Authors: Connie Suttle
"Brat is a good description," I agreed as I sipped a second cup of Falchani black. "I was calling him Surly, because he didn't tell me his name." Crane would have used his blades to drive him into the ground for showing up in public looking and smelling as he did.
"His Sursee claims Iver is a natural at bladework. I haven't heard of a true natural in many years," Camala huffed. "There are always wild claims, but they generally lose on the first day."
"He's still here," I shook my head. "Maybe he knocks his opponents down with the smell. My Sursee always said to use every advantage."
"Iver's chosen an unusual tactic, then," Camala observed. "I can only imagine what some of the better warriors will say to him if he comes to the fighting square looking and smelling like that. There are more than a few officers in the Trials, and I pity Iver if he comes under any of their commands."
"He isn't in the army now?" I blinked at her.
"No. His father has seen to that, as he's asked for a reprieve until Iver marries and has a son. Iver is Inver's only child."
"Iver was certainly doing his best last night," I said. "I have no idea who the woman was, but they made enough noise to wake the entire camp."
"That's not supposed to happen, but I figure Iver paid her way past the guards," Camala snorted. "You could file a complaint with the Lord Marshall against him."
"I don't think I'll be here long enough to file a complaint," I said. "I'm more worried about who I'll face today."
"You're probably the only one wearing white who's still in the Trials," Camala agreed. "They'll pair you with a warrior who's made a good run in past turns, at the least."
"That's what terrifies me," I said. Camala laughed.
* * *
My first opponent that morning had his shirt off, showing his full complement of tattoos. A snarling Falchani tiger graced his chest as his breaths came slow and measured. Two blades were on the ground, ready for his grasp, as he wore no harness and sheaths. Folding to the ground as gracefully as I could, I gave him a last glance before working to get into a meditative state.
My adversary was ahead of me in that respect; already sitting, his eyes were closed, his body relaxed. Here was the seasoned warrior Camala warned me about. Squashing my worry, I worked to control my breathing and shut my eyes.
"Up." Both of us were up in an instant. When the signal came, he was on me. Crane could have taught this one, I knew, as he had the economical movements that my Sursee did—saving his strength and striking where it was most effective.
At least I recognized his movements and felt comfortable falling into what Crane called the dance—that's what the battle between two experienced warriors resembled, when they'd been trained to fight with two blades.
"Are you planning to go on the offensive or are you content to spar all day?" he asked after a while.
"Actually, I thought about complimenting your tattoos—I've never seen a tiger done so well," I said through gritted teeth as I blocked two swift, consecutive blows, his steel ringing against mine.
"I've never broken a sweat until now," he pointed out. "Who trained you?"
"Veykan of the Wildcat Tribe," I replied dutifully. I was only allowed to report the one who'd signed me in, after all.
"Never heard of him," he grunted as one of my blows caused his left blade to sound its ringing complaints across the grounds. I hadn't noticed until then that a crowd had gathered around our square. Pulling my attention back to the bout, I studied my opponent.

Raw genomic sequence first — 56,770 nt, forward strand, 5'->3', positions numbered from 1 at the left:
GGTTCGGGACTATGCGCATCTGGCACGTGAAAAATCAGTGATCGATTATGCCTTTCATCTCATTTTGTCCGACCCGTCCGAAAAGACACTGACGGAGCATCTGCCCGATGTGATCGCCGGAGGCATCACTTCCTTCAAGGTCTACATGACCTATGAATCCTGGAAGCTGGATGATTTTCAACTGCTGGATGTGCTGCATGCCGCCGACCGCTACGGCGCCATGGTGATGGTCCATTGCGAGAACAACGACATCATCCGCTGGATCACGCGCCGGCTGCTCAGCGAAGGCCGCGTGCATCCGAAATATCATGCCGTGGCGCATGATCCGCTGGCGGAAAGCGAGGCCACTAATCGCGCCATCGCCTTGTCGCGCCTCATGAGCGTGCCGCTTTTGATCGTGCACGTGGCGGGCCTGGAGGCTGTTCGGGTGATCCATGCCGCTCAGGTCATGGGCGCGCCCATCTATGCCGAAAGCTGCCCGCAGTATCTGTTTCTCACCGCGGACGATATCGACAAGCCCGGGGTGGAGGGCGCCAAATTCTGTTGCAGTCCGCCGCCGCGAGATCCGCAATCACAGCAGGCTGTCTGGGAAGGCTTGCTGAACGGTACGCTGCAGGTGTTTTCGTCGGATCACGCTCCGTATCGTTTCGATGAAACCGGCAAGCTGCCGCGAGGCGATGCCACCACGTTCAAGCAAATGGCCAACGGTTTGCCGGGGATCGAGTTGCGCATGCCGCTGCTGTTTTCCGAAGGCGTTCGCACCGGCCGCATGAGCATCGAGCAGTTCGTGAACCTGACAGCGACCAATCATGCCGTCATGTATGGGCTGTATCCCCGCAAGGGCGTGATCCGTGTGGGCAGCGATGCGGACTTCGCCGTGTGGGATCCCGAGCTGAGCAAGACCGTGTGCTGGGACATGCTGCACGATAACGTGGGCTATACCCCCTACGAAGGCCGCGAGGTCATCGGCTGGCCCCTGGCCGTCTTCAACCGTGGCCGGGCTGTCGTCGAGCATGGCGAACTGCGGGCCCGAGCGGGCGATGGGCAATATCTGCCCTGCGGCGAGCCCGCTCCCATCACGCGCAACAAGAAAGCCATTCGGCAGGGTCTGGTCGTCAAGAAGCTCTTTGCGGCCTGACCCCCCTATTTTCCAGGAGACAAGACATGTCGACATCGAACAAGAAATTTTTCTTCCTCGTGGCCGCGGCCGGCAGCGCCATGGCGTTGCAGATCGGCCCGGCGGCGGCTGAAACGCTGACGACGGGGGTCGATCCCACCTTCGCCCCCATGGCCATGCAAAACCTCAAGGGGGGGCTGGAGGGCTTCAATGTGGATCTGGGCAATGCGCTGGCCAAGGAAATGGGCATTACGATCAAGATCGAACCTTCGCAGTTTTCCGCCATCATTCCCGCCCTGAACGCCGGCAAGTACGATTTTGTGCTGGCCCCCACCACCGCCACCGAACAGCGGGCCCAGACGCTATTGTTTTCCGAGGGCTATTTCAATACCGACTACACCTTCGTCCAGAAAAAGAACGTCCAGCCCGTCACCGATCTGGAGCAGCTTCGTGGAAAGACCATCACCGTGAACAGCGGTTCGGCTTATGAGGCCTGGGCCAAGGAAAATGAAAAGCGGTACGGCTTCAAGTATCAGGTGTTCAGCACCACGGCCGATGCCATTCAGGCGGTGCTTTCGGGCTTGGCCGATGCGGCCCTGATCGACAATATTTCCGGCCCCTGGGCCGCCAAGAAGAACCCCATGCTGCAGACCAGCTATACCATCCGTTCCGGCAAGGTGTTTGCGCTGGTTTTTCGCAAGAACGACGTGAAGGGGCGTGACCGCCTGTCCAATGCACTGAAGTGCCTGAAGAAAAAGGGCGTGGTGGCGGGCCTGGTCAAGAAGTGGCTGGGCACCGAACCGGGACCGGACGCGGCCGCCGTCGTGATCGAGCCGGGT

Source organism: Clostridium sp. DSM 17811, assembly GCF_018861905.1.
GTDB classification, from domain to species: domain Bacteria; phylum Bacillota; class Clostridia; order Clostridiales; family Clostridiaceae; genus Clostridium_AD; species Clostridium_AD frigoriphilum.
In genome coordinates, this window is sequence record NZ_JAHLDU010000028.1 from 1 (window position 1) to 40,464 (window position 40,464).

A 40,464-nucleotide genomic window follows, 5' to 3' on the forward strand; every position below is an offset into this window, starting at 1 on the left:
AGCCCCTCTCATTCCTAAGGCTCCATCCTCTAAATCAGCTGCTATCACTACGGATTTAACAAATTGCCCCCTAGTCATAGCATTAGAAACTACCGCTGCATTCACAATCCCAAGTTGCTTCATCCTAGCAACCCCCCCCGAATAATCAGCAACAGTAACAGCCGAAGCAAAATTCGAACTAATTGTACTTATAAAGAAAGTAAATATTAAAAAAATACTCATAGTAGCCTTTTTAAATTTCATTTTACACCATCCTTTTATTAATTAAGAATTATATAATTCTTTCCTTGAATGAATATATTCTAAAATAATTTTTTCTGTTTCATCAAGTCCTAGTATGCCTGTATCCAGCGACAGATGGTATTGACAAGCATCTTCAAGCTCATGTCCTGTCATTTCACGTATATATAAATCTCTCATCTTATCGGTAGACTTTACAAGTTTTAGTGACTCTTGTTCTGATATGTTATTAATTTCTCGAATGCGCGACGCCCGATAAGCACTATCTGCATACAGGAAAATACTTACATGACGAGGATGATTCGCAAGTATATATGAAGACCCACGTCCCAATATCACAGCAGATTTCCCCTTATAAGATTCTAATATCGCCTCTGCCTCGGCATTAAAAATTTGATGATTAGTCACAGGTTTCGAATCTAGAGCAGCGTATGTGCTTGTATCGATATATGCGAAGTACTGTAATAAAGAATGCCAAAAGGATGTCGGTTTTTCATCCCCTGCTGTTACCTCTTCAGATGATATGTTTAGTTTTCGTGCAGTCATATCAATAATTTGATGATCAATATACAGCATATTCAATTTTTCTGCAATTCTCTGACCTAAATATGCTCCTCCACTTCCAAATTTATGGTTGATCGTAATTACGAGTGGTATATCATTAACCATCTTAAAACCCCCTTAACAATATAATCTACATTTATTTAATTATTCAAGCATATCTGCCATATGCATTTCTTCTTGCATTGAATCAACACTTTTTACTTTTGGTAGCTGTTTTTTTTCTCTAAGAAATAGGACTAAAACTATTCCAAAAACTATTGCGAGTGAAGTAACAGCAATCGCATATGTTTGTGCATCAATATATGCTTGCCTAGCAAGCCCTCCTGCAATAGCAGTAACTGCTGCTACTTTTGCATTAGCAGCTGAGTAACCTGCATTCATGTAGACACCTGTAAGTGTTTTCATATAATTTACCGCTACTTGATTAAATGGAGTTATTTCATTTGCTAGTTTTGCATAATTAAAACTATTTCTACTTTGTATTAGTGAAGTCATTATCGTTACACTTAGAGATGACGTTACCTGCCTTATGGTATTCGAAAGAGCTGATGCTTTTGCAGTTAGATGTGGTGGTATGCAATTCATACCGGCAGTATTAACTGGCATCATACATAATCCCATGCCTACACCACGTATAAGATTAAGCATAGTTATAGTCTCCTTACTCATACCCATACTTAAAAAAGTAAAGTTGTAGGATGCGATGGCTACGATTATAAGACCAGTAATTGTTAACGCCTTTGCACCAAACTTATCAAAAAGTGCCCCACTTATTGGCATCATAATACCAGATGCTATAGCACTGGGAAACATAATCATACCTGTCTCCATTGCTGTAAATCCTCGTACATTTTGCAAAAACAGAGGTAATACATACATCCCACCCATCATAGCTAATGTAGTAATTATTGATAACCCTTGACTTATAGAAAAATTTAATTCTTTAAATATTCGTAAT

"Veykan will be disappointed to hear that," I turned aside, allowing his right blade to miss mine completely. It was one of Crane's favorite tricks, and allowed me to come in under his guard.
"Bout over," the attending officer called as I held the point of my blade at the warrior's throat.
"And so it is," my opponent nodded as I pulled the blade back. "Well done, warrior." He gave me a respectful nod and walked away. The crowd parted to let him through.
* * *
Two clicks later, I dispatched my second opponent of the day—he was good but the first one had been better and would have given Crane a workout. Crane still would have had him, however, when all was said and done.
The bouts were moving closer to the Warlord's tent. My first had been halfway there, the second, half again as close. The third looked to be quite close. I knew the final bout would be held before the elevated benches built for that purpose.
The center and highest level was shaded by thick, red cloth embroidered in gold—the Warlord and General could observe the bout from comfortable seats in the shade. The warriors in the fighting square below would be sweating in the heat of the Falchani solstice as they fought for the Warlord's prize.
* * *
After a lunch of the Falchani version of hummus and flatbread, I faced my third opponent of the day—Camala. She grinned at me as she stepped inside the square and I breathed a shaky sigh. "Friend or enemy, they'll all attempt to win," Crane always said. "Don't let them win."
"Up," the attending officer commanded. The crowd was large—perhaps larger than the one against my first opponent of the day. Money changed hands amid quiet whispers—onlookers weren't allowed to distract combatants.
I figured Camala would come at me fast when the signal came. I wasn't disappointed. I waited for her to get into her rhythm and become comfortable. "Always watch for the pattern," Crane taught me. "And then look for a way to upset it. Throw them off balance and move in with your best attack."
Camala was good, but still my first opponent of the day was better. She stepped out of bounds as I drove her back with a flurry of blows. "Bout over," the officer called. Camala grinned as she sheathed her blades and walked toward me. I thought she meant to take my hand. Instead, she leaned in to kiss me.
"I know you prefer men, I saw that the first time we met," she whispered in my ear. "Otherwise, I'd have asked to unbraid your hair that first night."
She moved away amid catcalls and laughter as I stood, immobilized in shock, watching her braid swing down her back as she strode through the crowd.
* * *
"Warlord," the General stood at the Warlord's right hand, watching with disinterest as the Warlord signed yet another requisition form.
"General," the Warlord replied noncommittally.
"You're not going to believe what I saw today, Warlord."
"Why is that, General?"